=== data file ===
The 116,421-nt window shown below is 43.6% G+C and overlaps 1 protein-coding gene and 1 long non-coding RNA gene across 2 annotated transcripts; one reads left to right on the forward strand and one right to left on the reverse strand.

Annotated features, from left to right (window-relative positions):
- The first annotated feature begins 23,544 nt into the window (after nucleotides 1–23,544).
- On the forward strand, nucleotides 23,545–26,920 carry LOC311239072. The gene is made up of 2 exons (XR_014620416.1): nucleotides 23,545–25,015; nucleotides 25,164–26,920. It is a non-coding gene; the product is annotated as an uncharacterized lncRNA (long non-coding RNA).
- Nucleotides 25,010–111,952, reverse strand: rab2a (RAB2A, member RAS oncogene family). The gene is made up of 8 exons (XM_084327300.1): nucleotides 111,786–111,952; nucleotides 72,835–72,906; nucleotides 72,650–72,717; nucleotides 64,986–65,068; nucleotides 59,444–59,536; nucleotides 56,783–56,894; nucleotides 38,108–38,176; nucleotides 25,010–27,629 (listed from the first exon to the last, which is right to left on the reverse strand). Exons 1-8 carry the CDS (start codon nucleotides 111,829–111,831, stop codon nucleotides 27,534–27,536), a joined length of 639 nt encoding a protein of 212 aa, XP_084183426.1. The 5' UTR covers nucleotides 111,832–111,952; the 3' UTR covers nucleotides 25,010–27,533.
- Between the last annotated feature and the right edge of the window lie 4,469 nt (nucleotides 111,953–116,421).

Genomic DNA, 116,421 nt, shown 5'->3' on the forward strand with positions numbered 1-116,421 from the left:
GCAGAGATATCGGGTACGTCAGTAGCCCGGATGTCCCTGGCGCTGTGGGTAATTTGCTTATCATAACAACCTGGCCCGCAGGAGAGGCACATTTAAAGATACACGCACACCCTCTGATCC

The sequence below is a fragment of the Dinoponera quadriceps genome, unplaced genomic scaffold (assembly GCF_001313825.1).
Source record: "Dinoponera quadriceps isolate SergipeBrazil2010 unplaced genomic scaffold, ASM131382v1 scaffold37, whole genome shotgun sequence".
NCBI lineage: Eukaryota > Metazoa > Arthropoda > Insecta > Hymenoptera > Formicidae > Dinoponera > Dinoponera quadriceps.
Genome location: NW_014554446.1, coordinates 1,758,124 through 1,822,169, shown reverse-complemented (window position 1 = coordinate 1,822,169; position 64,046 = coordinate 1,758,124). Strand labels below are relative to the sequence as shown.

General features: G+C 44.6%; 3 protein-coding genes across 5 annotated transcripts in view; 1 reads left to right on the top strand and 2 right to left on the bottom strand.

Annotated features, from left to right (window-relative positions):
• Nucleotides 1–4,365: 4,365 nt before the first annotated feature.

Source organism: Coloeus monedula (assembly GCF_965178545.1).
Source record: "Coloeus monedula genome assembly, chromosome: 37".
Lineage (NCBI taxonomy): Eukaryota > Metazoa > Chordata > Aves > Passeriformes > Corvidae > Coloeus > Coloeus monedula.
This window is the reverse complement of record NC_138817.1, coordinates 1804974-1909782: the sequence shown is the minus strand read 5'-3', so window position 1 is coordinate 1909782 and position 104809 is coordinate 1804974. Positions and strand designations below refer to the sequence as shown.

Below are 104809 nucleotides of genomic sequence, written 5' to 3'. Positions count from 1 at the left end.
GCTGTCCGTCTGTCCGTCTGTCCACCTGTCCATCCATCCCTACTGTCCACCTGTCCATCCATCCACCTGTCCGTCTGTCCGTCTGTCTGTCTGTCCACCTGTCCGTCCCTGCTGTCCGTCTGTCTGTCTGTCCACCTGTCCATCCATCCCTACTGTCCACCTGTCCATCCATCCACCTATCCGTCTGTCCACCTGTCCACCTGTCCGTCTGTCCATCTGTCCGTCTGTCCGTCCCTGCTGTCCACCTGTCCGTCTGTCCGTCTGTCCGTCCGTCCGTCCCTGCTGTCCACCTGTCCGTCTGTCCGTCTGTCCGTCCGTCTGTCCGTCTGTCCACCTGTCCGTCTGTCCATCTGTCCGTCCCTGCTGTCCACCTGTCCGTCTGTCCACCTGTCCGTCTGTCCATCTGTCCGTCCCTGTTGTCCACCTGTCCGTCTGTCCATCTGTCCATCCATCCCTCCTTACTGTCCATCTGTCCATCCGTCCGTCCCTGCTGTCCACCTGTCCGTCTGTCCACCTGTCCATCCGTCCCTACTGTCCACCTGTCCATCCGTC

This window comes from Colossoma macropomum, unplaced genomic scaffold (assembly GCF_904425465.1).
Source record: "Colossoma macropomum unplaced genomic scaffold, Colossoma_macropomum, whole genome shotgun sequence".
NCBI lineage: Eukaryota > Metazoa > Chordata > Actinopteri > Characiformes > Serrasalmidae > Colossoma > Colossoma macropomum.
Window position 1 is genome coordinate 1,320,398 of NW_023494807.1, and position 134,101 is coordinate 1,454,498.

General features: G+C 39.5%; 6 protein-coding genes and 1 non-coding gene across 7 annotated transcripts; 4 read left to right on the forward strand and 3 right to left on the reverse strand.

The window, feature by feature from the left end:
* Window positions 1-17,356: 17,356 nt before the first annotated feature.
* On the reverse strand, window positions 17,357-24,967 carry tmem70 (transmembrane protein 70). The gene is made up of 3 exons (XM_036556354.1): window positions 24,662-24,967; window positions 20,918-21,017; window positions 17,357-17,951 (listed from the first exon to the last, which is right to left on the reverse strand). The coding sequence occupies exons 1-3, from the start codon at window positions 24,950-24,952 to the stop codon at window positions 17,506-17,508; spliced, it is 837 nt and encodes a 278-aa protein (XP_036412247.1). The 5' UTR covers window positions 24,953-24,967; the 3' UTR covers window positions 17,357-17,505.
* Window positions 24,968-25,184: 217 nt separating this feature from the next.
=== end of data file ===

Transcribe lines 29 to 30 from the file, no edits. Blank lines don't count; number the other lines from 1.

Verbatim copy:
* On the reverse strand, window positions 17,357-24,967 carry tmem70 (transmembrane protein 70). The gene is made up of 3 exons (XM_036556354.1): window positions 24,662-24,967; window positions 20,918-21,017; window positions 17,357-17,951 (listed from the first exon to the last, which is right to left on the reverse strand). The coding sequence occupies exons 1-3, from the start codon at window positions 24,950-24,952 to the stop codon at window positions 17,506-17,508; spliced, it is 837 nt and encodes a 278-aa protein (XP_036412247.1). The 5' UTR covers window positions 24,953-24,967; the 3' UTR covers window positions 17,357-17,505.
* Window positions 24,968-25,184: 217 nt separating this feature from the next.